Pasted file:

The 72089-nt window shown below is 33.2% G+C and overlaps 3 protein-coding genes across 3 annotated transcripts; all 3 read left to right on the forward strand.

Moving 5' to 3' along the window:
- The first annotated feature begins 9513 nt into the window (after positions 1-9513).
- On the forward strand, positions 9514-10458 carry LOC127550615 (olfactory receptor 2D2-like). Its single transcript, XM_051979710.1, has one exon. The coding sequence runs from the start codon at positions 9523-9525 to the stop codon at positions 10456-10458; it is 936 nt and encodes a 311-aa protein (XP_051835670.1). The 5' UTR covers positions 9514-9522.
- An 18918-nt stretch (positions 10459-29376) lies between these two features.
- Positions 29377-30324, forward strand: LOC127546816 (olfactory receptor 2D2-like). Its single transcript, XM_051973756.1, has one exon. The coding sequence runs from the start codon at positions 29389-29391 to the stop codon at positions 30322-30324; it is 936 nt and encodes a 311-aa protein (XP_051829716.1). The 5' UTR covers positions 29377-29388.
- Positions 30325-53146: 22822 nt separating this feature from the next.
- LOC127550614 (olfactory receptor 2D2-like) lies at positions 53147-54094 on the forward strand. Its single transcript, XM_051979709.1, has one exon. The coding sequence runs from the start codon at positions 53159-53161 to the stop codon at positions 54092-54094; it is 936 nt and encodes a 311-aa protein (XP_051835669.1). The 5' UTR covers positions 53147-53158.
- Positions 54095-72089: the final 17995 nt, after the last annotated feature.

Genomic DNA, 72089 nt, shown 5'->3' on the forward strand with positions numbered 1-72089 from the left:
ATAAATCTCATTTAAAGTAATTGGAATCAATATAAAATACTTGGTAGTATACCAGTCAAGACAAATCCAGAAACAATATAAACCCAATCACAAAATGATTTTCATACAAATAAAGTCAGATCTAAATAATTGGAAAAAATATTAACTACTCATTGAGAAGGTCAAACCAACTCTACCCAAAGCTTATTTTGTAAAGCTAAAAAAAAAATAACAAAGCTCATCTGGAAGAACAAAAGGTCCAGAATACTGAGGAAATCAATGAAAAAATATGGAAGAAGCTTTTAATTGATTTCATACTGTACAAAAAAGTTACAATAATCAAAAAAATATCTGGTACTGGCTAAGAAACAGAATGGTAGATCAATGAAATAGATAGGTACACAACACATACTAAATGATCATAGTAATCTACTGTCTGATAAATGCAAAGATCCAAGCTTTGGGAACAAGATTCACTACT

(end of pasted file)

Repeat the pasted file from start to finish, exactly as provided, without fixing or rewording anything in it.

The 72089-nt window shown below is 33.2% G+C and overlaps 3 protein-coding genes across 3 annotated transcripts; all 3 read left to right on the forward strand.

Moving 5' to 3' along the window:
- The first annotated feature begins 9513 nt into the window (after positions 1-9513).
- On the forward strand, positions 9514-10458 carry LOC127550615 (olfactory receptor 2D2-like). Its single transcript, XM_051979710.1, has one exon. The coding sequence runs from the start codon at positions 9523-9525 to the stop codon at positions 10456-10458; it is 936 nt and encodes a 311-aa protein (XP_051835670.1). The 5' UTR covers positions 9514-9522.
- An 18918-nt stretch (positions 10459-29376) lies between these two features.
- Positions 29377-30324, forward strand: LOC127546816 (olfactory receptor 2D2-like). Its single transcript, XM_051973756.1, has one exon. The coding sequence runs from the start codon at positions 29389-29391 to the stop codon at positions 30322-30324; it is 936 nt and encodes a 311-aa protein (XP_051829716.1). The 5' UTR covers positions 29377-29388.
- Positions 30325-53146: 22822 nt separating this feature from the next.
- LOC127550614 (olfactory receptor 2D2-like) lies at positions 53147-54094 on the forward strand. Its single transcript, XM_051979709.1, has one exon. The coding sequence runs from the start codon at positions 53159-53161 to the stop codon at positions 54092-54094; it is 936 nt and encodes a 311-aa protein (XP_051835669.1). The 5' UTR covers positions 53147-53158.
- Positions 54095-72089: the final 17995 nt, after the last annotated feature.

Genomic DNA, 72089 nt, shown 5'->3' on the forward strand with positions numbered 1-72089 from the left:
ATAAATCTCATTTAAAGTAATTGGAATCAATATAAAATACTTGGTAGTATACCAGTCAAGACAAATCCAGAAACAATATAAACCCAATCACAAAATGATTTTCATACAAATAAAGTCAGATCTAAATAATTGGAAAAAATATTAACTACTCATTGAGAAGGTCAAACCAACTCTACCCAAAGCTTATTTTGTAAAGCTAAAAAAAAAATAACAAAGCTCATCTGGAAGAACAAAAGGTCCAGAATACTGAGGAAATCAATGAAAAAATATGGAAGAAGCTTTTAATTGATTTCATACTGTACAAAAAAGTTACAATAATCAAAAAAATATCTGGTACTGGCTAAGAAACAGAATGGTAGATCAATGAAATAGATAGGTACACAACACATACTAAATGATCATAGTAATCTACTGTCTGATAAATGCAAAGATCCAAGCTTTGGGAACAAGATTCACTACT